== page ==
Dry-mouthed, we came upon a contraption
of chain and bolt, an ancient torture instrument
the guide called “handcuffs.”
I’ve been doing weekly write-ups of certain poems on Button Poetry’s channel, but I also wanted to highlight some older poems that are personal favorites of mine, which I’ll be doing once per month here. It’s a way to shout out some good work, and also to highlight some tools and tactics that poets use that might be useful to aspiring writers.
No video this month, but the audio of this poem is posted above, and you can find the full text here. I’ve been thinking a lot about this poem recently– partly because of the cool things that MPD150 has been up to here in Minneapolis. For those who don’t know, MPD150 is a project that a group of local activists and artists launched in 2017, the 150th anniversary of the Minneapolis Police Department. Through research and interviews, the group put together a history of the MPD, plus a look at the present (focusing on how police intersect with other elements of the city), plus a few thoughts on what the future might look like.
Specifically, we’re talking about a future without the police.
That might sound radical or utopian (or dystopian, depending on your politics), but a big part of MPD150’s work has been to strive to shift the narrative around policing. Do police truly “protect and serve?” If they do, do they do it for everyone? Do police make us safe? What other ways exist for us to solve our problems without police?
Some of that work comes through the report itself, some through writing like this “Frequently Asked Questions” feature, and quite a bit through art. Some locals may know Junauda Petrus’ poem “Can We Please Give The Police Department To The Grandmothers?,” which was featured at the report launch. Others may have attended our sold-out show at Moon Palace Books last month featuring a few poets (including me) sharing work around police abolition. This fall, MPD150 will be launching an art exhibit based on the report (more on that soon).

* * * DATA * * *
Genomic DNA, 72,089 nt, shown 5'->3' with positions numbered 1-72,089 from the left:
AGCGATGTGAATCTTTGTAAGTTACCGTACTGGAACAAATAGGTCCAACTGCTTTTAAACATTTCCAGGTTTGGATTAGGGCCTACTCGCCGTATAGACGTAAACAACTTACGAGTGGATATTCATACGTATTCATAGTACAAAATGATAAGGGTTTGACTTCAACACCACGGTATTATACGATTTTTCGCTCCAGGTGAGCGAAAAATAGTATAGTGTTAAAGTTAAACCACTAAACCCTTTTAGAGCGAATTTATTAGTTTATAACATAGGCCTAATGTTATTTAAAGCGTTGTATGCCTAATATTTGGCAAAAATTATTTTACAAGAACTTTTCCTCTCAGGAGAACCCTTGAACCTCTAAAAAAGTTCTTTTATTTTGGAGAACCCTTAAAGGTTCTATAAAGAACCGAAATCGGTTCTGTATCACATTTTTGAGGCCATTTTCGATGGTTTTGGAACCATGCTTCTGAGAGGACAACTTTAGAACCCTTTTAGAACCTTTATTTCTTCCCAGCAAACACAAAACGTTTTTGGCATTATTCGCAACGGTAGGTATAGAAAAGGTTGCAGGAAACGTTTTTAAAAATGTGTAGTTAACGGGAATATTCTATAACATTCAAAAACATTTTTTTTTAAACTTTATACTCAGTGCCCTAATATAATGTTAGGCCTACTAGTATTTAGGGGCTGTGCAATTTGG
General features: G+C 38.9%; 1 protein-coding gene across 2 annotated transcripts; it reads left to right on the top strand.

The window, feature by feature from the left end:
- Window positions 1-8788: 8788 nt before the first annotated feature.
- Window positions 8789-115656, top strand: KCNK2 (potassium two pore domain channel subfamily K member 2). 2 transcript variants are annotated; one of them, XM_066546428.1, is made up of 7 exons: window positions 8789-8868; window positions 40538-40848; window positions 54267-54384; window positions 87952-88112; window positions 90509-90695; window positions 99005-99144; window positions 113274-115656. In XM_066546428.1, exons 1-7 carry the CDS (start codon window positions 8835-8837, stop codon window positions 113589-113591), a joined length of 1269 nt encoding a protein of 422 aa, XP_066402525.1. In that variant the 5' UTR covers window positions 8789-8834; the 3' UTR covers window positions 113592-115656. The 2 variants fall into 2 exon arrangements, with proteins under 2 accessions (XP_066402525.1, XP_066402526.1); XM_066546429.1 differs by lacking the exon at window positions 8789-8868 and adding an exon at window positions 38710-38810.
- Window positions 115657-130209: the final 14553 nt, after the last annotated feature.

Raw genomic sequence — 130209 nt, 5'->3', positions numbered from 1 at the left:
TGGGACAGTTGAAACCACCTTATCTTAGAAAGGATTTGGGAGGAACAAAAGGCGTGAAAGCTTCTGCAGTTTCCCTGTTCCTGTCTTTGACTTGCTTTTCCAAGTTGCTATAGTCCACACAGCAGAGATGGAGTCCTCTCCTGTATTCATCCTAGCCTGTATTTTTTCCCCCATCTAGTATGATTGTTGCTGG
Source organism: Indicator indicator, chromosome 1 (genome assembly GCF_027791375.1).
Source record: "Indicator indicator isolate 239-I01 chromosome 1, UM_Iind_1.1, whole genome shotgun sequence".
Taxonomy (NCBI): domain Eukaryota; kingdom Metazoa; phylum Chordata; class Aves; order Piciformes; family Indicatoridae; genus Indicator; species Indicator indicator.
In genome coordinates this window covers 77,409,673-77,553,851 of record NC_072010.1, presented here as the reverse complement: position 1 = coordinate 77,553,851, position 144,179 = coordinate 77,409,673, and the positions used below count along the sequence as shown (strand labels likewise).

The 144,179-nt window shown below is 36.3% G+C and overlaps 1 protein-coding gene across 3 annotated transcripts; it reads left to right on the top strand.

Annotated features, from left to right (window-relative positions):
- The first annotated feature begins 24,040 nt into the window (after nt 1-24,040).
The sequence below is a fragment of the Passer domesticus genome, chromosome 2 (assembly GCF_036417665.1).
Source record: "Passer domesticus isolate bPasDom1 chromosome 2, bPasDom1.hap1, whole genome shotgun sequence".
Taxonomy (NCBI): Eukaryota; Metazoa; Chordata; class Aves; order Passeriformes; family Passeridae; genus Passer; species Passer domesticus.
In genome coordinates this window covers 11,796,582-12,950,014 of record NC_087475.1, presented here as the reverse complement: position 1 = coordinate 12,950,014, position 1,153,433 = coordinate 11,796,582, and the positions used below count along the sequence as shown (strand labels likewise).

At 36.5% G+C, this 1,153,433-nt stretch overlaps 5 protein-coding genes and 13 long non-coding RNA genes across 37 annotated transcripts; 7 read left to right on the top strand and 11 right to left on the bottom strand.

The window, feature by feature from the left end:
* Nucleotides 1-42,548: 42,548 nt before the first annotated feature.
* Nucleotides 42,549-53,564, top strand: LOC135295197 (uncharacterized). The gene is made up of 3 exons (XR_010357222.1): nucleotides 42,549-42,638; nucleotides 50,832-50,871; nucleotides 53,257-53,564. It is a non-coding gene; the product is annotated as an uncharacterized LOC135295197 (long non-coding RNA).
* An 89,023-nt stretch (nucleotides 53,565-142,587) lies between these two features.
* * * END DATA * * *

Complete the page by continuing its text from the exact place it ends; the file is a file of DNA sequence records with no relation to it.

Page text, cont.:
I won’t get into ALL of the ins and outs of that work here, but the basic idea is that if we truly want healthy and safe communities, we don’t need more cops– we need more jobs, more youth programs, more art, more access to health care, better schools, and a whole range of things that actually prevent crime rather than just punish it. It’s easy to forget that police, as an institution, have not always existed. They’re not some absolutely fundamental force within human society. Part of the work of abolition is to imagine– to envision a better way of handling our problems and issues.
This poem takes that premise– that we need to be able to visualize the future we want in order to work toward it– and brings it to life via a slice-of-life exploration of a trip to a museum. That act of de-contextualizing something so many of us take for granted (in this case, police) is such a powerful poetic tactic– it allows us to see not just how brutal the status quo is, but how bizarre it is too. I hear this poem’s analysis of nightsticks, handcuffs, and fingerprinting, and immediately recall one of my favorite passages from the MPD150 report’s “Future” section:
Imagine that you were asked to help create stability in a newly-founded city. How would you try to solve the problems that your friends and neighbors encountered? How would you respond to crisis and violence? Would your *first* choice be an unaccountable army with a history of oppression and violence patrolling your neighborhood around the clock?
This poem brings that question to its logical conclusion: no, there are better ways for us to look out for one another. There are more important things to fund. There are pathways forward to preventing violence and harm and not just punishing it after the fact, destroying lives in the process. We just need to be able to imagine it first.
- Find more from Franny Choi (including more poems) here.
- Book Franny Choi at your college/conference/etc. here.
- Full list of my poem commentary/analysis essays.
- Related: My latest poem/video, “Police Make the Best Poets.”
- Check out MPD150 here, especially their big page of resources and further reading.